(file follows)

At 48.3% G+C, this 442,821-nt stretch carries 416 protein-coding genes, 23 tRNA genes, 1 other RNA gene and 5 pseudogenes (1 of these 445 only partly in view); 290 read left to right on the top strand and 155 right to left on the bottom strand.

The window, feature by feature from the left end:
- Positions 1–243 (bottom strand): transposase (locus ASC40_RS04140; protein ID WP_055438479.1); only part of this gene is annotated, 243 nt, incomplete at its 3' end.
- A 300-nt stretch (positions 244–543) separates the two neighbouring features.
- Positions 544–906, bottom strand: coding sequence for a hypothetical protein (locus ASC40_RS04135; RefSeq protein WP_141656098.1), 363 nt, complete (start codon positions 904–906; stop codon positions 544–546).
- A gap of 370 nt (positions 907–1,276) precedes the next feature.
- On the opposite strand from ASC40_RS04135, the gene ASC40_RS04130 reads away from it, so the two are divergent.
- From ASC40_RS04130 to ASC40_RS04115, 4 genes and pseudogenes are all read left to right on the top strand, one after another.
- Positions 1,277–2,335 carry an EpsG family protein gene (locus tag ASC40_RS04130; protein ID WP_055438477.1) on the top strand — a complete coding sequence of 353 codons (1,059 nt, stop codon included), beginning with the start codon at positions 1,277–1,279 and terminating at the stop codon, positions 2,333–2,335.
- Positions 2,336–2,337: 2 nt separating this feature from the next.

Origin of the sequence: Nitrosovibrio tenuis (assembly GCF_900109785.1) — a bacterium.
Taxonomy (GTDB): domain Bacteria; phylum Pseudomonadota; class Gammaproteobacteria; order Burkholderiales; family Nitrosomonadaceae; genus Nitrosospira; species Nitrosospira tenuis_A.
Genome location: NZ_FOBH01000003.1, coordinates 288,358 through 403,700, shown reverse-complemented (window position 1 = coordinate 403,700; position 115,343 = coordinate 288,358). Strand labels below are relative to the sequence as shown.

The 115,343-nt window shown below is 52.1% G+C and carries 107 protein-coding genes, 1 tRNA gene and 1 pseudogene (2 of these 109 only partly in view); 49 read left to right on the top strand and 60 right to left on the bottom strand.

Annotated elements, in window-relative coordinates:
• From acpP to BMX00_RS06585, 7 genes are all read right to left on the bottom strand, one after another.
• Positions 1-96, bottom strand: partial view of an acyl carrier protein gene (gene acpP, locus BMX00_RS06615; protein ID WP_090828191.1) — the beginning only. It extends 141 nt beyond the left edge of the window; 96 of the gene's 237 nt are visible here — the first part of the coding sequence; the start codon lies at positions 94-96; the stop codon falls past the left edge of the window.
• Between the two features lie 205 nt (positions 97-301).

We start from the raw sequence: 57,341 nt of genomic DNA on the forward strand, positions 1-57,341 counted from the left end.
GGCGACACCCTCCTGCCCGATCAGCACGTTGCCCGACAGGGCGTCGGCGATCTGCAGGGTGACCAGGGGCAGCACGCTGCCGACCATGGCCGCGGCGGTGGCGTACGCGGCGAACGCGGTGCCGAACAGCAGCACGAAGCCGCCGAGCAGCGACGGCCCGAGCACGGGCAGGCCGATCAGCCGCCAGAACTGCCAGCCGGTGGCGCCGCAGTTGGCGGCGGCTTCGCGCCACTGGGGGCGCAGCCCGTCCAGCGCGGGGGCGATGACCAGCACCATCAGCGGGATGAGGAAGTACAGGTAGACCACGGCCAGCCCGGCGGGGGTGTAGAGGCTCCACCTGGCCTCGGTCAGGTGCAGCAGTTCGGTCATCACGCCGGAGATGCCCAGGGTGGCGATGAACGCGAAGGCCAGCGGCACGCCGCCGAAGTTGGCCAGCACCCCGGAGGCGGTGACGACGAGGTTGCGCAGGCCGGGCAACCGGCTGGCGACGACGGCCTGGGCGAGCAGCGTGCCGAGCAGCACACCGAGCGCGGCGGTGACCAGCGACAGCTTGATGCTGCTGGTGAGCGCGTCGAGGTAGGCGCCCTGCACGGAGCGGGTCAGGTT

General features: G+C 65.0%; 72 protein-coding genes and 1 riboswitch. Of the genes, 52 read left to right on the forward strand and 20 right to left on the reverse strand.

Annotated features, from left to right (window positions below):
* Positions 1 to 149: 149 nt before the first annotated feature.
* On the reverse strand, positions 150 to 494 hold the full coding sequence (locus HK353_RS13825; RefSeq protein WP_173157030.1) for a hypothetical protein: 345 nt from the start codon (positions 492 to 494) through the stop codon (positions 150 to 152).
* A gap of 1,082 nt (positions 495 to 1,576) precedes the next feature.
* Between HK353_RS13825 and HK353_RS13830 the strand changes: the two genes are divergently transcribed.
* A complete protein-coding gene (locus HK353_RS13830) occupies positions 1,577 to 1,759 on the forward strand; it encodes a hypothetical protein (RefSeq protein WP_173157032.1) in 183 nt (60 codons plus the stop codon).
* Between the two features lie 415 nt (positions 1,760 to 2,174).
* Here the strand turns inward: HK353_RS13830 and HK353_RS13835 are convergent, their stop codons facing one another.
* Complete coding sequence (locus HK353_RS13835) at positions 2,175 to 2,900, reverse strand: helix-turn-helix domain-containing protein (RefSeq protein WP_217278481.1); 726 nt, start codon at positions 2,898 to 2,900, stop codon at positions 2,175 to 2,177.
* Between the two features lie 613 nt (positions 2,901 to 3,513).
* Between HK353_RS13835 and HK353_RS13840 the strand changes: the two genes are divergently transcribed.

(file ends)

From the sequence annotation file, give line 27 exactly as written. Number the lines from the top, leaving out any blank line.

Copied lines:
* A complete protein-coding gene (locus HK353_RS13830) occupies positions 1,577 to 1,759 on the forward strand; it encodes a hypothetical protein (RefSeq protein WP_173157032.1) in 183 nt (60 codons plus the stop codon).